Those April Fevers

 

Someone said I would uncover pieces of amber

from long-dead trees on this Baltic shoreline.

Day by day, I leave the cottage, walk the sands

to a headland village.

Nobody understands

what I mean when I mention amber, their minds

engrossed by hazel branches hung

with painted eggs, catkins; or hyacinths in bowls.

The time for hyacinths is long gone, I tell them.

I am in need of something that has survived

more than winter, hardening to translucent gold,

enclosing - perhaps - one small seed,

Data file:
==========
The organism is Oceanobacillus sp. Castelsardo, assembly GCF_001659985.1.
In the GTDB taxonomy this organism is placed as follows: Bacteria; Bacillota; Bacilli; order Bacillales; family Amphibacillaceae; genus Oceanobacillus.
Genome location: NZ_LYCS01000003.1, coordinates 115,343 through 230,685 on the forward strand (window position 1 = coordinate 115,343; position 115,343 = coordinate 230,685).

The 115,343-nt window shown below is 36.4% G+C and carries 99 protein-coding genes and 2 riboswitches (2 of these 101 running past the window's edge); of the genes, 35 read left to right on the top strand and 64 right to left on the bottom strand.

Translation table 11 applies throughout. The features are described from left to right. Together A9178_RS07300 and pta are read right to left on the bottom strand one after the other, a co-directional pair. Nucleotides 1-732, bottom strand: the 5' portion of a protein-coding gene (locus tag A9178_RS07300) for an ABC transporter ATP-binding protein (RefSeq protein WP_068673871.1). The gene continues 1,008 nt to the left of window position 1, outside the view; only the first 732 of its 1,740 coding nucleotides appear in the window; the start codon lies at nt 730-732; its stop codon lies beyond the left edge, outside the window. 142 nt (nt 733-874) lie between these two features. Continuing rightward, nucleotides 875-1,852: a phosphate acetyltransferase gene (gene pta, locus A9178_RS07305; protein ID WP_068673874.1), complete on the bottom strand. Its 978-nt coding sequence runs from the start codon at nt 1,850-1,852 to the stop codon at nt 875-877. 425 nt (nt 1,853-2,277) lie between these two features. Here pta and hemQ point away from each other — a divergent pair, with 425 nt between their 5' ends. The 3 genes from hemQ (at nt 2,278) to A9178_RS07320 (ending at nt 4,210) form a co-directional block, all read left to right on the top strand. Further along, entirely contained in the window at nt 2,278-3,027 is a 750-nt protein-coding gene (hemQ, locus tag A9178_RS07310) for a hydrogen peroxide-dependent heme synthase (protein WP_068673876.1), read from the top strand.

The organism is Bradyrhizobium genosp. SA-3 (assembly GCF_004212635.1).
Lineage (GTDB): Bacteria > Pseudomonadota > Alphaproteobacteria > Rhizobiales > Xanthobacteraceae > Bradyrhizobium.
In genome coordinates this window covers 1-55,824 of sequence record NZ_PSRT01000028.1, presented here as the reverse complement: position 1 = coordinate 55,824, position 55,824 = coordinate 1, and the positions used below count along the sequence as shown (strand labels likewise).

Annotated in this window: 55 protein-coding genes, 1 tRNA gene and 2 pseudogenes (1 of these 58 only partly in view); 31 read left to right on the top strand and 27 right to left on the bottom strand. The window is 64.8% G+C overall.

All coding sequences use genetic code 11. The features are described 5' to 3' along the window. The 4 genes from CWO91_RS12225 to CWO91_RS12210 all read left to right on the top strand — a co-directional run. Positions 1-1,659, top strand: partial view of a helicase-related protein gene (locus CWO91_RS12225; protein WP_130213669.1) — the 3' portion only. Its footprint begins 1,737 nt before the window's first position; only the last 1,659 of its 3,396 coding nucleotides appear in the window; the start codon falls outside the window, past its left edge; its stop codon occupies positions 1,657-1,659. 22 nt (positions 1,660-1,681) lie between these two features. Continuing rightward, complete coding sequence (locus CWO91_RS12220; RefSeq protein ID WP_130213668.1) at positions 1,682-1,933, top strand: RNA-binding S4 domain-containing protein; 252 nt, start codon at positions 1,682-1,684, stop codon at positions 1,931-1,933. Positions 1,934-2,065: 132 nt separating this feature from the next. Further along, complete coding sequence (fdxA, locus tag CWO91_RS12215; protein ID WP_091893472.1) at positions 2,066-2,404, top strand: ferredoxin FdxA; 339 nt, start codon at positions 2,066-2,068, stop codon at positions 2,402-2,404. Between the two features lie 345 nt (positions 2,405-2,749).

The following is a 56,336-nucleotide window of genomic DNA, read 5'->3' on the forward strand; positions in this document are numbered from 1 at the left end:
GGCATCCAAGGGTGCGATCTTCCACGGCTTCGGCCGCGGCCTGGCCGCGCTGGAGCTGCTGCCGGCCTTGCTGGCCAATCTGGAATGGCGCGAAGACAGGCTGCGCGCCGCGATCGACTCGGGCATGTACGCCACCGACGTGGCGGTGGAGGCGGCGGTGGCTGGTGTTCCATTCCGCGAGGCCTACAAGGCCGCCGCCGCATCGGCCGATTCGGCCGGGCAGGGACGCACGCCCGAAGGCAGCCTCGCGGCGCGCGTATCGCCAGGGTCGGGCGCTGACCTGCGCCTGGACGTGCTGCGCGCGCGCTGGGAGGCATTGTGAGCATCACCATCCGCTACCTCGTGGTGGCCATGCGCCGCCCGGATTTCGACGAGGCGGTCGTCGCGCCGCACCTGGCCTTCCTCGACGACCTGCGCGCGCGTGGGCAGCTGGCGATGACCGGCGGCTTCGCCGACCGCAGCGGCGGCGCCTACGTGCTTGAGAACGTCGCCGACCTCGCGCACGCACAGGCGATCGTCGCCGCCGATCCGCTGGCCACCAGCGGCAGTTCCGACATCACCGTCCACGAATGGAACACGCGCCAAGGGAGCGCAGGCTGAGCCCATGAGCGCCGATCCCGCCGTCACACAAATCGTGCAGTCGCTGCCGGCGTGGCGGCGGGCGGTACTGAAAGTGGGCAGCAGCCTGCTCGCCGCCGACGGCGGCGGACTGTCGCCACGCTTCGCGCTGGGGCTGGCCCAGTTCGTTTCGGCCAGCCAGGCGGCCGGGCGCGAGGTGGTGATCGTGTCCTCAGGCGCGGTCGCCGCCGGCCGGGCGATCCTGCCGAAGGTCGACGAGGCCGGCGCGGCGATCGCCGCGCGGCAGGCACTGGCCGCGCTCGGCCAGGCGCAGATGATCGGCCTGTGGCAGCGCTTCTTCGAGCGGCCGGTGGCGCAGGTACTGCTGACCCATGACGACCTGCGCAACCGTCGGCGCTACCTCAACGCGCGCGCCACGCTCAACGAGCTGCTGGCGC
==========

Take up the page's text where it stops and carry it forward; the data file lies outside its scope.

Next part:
to honour the month and the Easter I was conceived.

I have grown five decades, like aeons,

and my tears have surely become like amber,

enriched and smooth, taking tawny colours

for blood.

Next week I will be casual

about the search, will uncover nuggets

beneath tree fragments,

inhaling salt and resin as I turn freely

from eggs, catkins, those April fevers.

Mary O’Donnell’s new book of poems, Those April Fevers, will be from Arc Publications